Hope you don't mind my adding a tip here and there that I've picked up along the way. When making deviled eggs, I've found it easiest to put the egg mixture in a plastic freezer bag and then cut off one of the bottom corners. This will allow you to squeeze the egg mixture in the empty egg whites making the whole thing look just a little fancier :)

Someone's Mom said...

Of course I don't mind tips, that is exactly what I hoped would happen. I've used a pastry tip (not often, just for parties) but your idea is so much easier. Thanks!

FrugalMom said...

Thank you so much for sharing the recipe. I tried deviled eggs for the first time in college, and I always wondered how to make them. You make it sound so easy.

Someone's Mom said...

Frug-many things are easier than you think. Hopefully you will find several things that work out for you here.

just me said...

I usually cook my eggs for 10 minutes and then try to peel them and eat them...which usually results in extremely gooey weirdness.

As you can see, I have the patience of a 5 year old.

Cindy said...

I use a pastry bag. I haven't made these for a while. Thanks for the reminder! I have collected recipes for deviled eggs for a long time. I remember one of my favorites is using "Durkee Sauce" as the salad dressing...really zippy effect. Right now, we're buried in fresh tomatoes so, am going nuts with the salsa cruda variations.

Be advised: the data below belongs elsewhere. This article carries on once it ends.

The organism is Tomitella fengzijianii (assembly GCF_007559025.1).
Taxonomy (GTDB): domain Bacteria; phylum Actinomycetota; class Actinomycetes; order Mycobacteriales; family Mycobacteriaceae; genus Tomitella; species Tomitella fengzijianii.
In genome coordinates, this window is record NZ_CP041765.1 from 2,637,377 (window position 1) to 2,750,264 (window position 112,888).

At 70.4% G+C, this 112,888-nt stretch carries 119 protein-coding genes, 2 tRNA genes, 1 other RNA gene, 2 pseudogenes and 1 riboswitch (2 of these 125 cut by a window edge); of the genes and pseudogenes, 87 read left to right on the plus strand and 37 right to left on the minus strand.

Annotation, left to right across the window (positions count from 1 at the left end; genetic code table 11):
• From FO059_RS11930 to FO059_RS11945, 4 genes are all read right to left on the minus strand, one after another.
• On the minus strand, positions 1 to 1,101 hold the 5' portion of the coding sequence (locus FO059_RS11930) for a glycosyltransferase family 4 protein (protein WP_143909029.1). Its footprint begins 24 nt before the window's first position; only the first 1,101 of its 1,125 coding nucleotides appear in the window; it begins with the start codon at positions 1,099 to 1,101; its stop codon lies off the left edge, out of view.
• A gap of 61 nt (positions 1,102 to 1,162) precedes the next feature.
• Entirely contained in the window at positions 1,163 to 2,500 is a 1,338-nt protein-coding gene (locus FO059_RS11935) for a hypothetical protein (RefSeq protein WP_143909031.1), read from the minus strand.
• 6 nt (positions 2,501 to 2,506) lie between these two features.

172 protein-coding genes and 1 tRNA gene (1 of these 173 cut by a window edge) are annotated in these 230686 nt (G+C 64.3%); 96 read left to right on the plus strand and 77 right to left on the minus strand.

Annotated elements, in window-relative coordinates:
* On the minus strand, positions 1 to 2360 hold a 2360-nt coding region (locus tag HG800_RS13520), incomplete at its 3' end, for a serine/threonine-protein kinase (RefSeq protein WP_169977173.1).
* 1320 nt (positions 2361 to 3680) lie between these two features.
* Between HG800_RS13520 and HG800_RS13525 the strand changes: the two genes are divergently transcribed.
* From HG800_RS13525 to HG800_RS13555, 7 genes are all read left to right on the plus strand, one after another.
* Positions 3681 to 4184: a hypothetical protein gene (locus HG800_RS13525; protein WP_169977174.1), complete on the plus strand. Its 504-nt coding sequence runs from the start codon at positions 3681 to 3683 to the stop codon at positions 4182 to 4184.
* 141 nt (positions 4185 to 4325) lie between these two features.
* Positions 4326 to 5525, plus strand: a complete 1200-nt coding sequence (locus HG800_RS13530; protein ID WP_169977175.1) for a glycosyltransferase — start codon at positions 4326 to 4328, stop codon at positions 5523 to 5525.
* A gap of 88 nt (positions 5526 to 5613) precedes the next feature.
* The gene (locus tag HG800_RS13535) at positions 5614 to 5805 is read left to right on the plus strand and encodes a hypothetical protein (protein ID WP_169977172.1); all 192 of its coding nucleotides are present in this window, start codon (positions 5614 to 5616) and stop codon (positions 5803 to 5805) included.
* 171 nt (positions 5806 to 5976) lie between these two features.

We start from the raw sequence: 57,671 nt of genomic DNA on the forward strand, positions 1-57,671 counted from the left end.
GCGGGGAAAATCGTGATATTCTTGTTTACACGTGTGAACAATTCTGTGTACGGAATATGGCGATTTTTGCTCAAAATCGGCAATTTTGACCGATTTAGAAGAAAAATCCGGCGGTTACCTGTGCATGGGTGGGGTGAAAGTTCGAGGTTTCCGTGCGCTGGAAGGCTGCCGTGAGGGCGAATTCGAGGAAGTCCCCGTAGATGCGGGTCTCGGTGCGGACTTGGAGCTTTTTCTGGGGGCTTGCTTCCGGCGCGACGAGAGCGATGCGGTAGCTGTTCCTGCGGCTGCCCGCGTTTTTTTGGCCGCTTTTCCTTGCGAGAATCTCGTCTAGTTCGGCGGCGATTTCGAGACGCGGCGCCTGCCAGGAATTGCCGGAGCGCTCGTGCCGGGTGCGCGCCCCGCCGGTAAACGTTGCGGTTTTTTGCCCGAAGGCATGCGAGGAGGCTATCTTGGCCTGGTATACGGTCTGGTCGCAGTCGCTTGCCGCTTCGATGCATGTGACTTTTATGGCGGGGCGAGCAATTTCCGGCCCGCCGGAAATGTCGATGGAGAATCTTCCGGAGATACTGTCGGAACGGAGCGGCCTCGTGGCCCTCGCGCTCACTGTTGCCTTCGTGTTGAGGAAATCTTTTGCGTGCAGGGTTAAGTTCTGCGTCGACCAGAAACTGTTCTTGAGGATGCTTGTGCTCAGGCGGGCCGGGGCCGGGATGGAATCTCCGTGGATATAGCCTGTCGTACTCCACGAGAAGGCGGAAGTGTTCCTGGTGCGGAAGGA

Chrissy said...

Morning~~ Just wanted to say hello and thanks for coming by,so glad you like my blog!!!Yours is looking good,all the best,Chrissy

Someone's Mom said...

Cindy-I think that Durkee Sauce would make a great deviled egg. I recently saw a recipe using cream cheese, but I haven't tried it yet. Our fresh tomatoes are gone, and I'm going to try to find a farm stand this weekend to get some. Thanks for stopping by.

Someone's Mom said...

Chrissy, your blog is beautiful and people can get many great ideas there. I hope they will click on your name (or the link I have under favorite blogs) and check it out.

Relyn said...

I so, so, so love deviled eggs. YUM!

Someone's Mom said...

Relyn-I think everyone does!

Sonia said...

I love deviled eggs and make them often...I also like to experiment with other ingredients....such as adding smoked salmon to the filling mix...YUM!

Someone's Mom said...

Sonia-maybe someone should start a blog devoted to deviled eggs:) It seems that there are many ways to make them. Salmon sounds good.

Duckie said...

Ok, I am back to try and leave a comment... so far no error messages warning me about security stuff!

I just want to add a small tip I learned recently about adding a small bit of oil to the boiling water. I've tested it and have used the tip since I read it and I swear by it now. It really makes peeling the eggs EASIER! Two tablespoons in the boiling water (or less) is all it takes. It somehow permeates the shells and makes peeling the eggs a breeze!

Talking of tomatoes, I've used halved cherry tomatoes as toppers for deviled eggs. They make such cheerful decorations and are yummy, too. I'd rather use the over abundant tomatoes we have now (and sometimes a green sprig of parsley and/or some olives or capers) than just dust my deviled eggs with the ubiquitous paprika.

Someone's Mom said...

Duckie-glad I seem to have gotten the bugs worked out of the system! Thanks for coming back. I've never heard that about the eggs and oil. I will try it next time, thanks!